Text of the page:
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Showing posts from July, 2017

Roger Moore's 10 Most Memorable Characters

As a follow-up to the post on The Spy Who Loved Me , and in tribute to the late Sir Roger Moore, here are 10 of Roger Moore's most memorable film and TV roles. 10.  Beauregarde Maverick in  Maverick   (1960-61) Westerns and Roger Moore go together like … well they don't really. But that didn't stop the producers of the TV series  Maverick  from hiring him as their new leading man. James Garner had played Bret Maverick for 5 years before he left the series over a contractual dispute. So Roger Moore moseyed into town as Bret's cousin Beauregarde Maverick, with a back story to explain his oh-so-English accent. Moore starred in 15 episodes but, unsurprisingly, no one else ever thought to hire him to play a cowboy. 9. Sir Wilfred of Ivanhoe in Ivanhoe  (1958) The historical costume adventure series was a mainstay of British commercial TV in the 1950s. The most successful was The Adventures of Robin Hood , starring Richard Greene, but Roger Moore got in on th

The Spy Who Loved Me (1977)

In the mid-1970s the James Bond series was in trouble. Harry Saltzman, one half of the original Bond producing partnership, was embroiled in financial difficulties with his outside business interests, and left the series following 1974's The Man with the Golden Gun .  That film had been the least successful in the history of the Bond series, rushed into release the year after the more successful Live and Let Die . The first two Roger Moore films had latched onto popular trends in contemporary cinema, Blaxploitation in the case of Live and Let Die , and the kung fu craze in The Man with the Golden Gun , but the Bond series was looking increasingly like a 1960s hangover on its last legs. The next Bond film then, the 10th in the "official" Eon Productions series, was something of a make or break effort for Bond. Albert R. Broccoli was now the sole remaining producer of the series, and he gambled that audiences were ready again for a dose of grand escapism. The ne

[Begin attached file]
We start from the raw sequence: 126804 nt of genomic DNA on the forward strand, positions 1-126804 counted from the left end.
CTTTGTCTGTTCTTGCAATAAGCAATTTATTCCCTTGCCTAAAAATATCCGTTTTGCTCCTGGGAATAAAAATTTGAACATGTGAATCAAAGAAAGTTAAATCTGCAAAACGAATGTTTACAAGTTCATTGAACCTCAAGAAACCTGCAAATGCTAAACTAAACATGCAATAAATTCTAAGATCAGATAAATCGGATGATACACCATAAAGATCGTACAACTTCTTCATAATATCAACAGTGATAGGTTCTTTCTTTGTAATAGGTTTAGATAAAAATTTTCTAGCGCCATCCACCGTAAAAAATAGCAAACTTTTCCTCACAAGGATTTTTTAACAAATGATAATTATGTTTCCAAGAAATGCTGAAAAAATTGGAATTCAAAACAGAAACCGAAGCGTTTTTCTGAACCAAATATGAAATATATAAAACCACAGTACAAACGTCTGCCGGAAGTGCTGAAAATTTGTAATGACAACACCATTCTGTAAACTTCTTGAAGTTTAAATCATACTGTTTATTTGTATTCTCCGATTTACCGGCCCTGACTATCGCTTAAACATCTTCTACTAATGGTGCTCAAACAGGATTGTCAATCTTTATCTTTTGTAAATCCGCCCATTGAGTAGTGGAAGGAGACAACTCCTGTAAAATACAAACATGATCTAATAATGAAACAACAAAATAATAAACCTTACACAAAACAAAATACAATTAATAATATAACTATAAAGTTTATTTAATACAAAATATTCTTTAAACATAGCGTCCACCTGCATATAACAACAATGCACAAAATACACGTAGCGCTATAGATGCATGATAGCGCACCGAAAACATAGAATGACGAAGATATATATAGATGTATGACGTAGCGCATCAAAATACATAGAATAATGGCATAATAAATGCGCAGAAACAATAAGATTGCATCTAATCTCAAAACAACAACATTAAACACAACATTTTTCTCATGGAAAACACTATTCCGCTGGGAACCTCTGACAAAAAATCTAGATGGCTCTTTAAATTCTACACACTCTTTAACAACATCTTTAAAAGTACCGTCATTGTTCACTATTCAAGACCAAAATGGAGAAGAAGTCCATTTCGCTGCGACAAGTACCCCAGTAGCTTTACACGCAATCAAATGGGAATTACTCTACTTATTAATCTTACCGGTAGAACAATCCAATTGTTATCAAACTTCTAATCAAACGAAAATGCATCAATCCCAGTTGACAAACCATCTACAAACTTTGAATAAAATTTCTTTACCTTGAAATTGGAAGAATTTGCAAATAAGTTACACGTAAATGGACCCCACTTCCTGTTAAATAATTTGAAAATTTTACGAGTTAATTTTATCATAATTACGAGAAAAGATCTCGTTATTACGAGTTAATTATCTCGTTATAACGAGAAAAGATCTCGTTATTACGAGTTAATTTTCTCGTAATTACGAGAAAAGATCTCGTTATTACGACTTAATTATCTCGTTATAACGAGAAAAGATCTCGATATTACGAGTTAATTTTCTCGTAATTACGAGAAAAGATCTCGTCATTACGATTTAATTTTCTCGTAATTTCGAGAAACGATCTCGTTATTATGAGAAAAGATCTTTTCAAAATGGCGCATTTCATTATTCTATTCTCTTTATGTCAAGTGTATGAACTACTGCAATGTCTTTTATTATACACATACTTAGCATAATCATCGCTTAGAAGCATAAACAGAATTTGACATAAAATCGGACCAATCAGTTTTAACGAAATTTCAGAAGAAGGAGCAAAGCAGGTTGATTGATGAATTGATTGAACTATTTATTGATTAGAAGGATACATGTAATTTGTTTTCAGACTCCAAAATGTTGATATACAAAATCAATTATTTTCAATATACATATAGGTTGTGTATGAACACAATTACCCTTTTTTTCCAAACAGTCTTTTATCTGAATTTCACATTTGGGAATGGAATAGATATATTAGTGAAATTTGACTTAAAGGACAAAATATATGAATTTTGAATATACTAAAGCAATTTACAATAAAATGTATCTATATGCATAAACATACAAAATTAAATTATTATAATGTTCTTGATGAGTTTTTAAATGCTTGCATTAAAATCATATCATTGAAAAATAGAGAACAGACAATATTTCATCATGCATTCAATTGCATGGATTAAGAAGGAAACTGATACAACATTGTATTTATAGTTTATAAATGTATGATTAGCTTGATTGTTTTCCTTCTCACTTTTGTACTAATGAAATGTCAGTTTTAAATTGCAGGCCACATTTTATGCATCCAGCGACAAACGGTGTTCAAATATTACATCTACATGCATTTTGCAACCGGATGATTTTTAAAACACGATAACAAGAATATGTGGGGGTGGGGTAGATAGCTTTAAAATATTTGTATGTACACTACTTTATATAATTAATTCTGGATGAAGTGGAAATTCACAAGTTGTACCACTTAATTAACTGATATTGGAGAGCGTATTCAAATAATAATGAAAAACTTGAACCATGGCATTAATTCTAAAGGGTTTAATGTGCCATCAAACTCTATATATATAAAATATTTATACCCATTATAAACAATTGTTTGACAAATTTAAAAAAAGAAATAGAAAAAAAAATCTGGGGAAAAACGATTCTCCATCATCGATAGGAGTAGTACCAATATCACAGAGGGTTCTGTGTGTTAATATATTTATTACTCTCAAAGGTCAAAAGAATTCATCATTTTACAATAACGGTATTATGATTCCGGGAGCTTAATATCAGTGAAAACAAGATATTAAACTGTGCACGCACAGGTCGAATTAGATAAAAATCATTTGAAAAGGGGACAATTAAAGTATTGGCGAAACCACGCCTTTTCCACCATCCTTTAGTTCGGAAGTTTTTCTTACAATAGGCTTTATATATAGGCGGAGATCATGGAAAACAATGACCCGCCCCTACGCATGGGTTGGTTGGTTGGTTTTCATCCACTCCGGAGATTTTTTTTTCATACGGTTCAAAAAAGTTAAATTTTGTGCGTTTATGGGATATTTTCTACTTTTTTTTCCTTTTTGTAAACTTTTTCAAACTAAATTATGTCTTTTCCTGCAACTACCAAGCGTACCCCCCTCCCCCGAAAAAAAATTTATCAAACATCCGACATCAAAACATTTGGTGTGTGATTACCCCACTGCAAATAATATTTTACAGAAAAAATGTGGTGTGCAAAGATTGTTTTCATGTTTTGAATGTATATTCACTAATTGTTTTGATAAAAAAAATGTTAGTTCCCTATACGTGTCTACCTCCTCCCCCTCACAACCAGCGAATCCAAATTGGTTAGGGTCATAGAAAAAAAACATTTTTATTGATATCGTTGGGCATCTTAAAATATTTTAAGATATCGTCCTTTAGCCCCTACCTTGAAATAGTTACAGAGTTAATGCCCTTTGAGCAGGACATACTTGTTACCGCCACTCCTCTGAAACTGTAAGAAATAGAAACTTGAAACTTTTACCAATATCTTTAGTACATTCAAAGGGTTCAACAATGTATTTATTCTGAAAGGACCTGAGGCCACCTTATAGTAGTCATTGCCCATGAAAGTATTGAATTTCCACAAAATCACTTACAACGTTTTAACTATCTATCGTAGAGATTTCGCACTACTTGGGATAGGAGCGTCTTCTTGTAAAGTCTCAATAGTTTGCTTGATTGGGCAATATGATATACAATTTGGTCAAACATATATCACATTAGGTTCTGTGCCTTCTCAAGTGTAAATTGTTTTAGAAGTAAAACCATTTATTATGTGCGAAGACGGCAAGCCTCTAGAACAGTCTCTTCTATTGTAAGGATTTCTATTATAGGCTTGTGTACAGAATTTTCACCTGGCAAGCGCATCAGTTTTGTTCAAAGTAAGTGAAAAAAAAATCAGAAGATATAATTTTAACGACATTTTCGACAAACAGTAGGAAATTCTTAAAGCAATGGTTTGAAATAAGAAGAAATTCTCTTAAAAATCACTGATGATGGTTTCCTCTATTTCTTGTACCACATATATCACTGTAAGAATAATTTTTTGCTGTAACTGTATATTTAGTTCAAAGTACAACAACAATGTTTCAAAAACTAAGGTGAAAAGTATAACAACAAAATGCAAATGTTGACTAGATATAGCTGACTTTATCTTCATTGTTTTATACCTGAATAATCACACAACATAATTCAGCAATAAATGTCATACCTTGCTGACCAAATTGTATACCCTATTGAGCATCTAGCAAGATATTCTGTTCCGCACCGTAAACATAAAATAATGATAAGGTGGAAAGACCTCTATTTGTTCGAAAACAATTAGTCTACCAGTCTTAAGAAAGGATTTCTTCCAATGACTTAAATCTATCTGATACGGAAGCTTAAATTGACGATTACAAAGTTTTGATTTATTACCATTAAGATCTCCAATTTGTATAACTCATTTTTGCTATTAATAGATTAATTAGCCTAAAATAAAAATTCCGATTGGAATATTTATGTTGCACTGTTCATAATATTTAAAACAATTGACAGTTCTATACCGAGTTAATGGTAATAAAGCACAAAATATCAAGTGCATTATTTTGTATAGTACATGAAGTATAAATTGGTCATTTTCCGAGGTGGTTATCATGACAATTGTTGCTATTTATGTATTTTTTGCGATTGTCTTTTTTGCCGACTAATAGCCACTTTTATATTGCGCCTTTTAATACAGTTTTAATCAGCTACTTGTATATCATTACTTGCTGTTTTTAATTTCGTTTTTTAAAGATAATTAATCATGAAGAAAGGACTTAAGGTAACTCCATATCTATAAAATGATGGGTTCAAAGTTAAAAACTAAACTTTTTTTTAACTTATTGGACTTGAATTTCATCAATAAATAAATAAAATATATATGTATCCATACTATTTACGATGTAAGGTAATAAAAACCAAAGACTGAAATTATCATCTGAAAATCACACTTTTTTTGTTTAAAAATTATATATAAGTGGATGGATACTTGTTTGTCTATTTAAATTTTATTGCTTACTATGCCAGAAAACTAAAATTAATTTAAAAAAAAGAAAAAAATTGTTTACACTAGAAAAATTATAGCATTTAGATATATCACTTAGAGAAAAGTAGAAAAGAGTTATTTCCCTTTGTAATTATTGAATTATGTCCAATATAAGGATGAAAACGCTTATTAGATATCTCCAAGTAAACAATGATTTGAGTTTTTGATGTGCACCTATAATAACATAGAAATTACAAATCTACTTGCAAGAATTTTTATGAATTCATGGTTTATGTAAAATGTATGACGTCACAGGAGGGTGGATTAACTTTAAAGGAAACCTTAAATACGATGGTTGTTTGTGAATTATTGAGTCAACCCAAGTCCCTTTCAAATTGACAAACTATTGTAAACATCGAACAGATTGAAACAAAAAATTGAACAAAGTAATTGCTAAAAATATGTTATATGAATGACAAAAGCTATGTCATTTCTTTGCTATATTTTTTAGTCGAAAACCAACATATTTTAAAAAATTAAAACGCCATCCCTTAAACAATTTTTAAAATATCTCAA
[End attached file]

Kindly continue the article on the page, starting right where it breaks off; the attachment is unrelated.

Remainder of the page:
Did Doctor Who Just Jump the Shark?

You may have seen the news last week that the new Doctor Who is going to be played by a woman. 35 year old Jodie Whittaker, of Broadchurch , Venus and Attack the Block , has been chosen to replace Peter Capaldi in the BBC sci-fi series, taking over in this year's Christmas special. This raises some important questions for the future of one of the world's longest running TV series. Can the Doctor be played by a woman? Should the Doctor be played by a woman? And will this lead to a glorious new pangender future for the series, or will it sound its death knell? In the original series of Doctor Who , running from 1963 to 1989, seven actors played the character in successive regenerations, and each was male - William Hartnell, Patrick Troughton, Jon Pertwee, Tom Baker, Peter Davison, Colin Baker and Sylvester McCoy. An eighth Doctor, Paul McGann, appeared in an ill-fated 1996 TV movie designed to revive the series and aimed uneasily at audiences on both sides of the Atlanti

The Pride and the Passion (1957)

The Pride and the Passion has four stars – Cary Grant, Frank Sinatra, Sophia Loren, and a massive cannon. And it's the cannon that gives the best performance. Based on the 1933 novel The Gun by C.S. Forester, The Pride and the Passion is set in Spain in 1810, during the Napoleonic Wars. As the French Army advances, the retreating Spanish put their massive prize cannon out of action by pushing it into a ravine. Spain's British allies come to take possession of the cannon, and when their representative, Royal Navy officer Captain Anthony Trumbell (Cary Grant) arrives, the Spanish guerillas agree to help recover the gun. But their condition is that it's taken first to the town of Avila to use against the French. This sets into motion an epic trek, taking the enormous cannon overland without the French discovering or intercepting it. Because this is 1950s Hollywood, it also sets into motion a love triangle between Cary Grant's British officer, the leader o